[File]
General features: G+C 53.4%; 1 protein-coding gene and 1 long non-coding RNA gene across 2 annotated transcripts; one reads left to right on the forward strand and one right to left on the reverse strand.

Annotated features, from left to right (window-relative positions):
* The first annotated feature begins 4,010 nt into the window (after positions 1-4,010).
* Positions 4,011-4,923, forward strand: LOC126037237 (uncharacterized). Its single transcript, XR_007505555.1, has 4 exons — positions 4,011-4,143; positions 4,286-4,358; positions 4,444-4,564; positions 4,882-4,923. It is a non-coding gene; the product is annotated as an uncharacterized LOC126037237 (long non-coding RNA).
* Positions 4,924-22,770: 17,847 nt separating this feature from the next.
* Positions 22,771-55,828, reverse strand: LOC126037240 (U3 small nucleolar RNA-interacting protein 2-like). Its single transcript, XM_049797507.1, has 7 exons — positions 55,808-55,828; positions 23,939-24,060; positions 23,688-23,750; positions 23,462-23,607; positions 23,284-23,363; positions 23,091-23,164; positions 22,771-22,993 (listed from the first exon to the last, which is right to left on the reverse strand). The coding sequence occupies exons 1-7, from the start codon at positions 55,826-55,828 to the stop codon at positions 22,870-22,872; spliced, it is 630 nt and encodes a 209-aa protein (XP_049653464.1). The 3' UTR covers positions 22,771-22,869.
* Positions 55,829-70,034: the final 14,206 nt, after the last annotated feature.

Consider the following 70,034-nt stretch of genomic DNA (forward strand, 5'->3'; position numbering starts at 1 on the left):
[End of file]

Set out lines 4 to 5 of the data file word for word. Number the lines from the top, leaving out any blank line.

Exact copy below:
* Positions 4,011-4,923, forward strand: LOC126037237 (uncharacterized). Its single transcript, XR_007505555.1, has 4 exons — positions 4,011-4,143; positions 4,286-4,358; positions 4,444-4,564; positions 4,882-4,923. It is a non-coding gene; the product is annotated as an uncharacterized LOC126037237 (long non-coding RNA).
* Positions 4,924-22,770: 17,847 nt separating this feature from the next.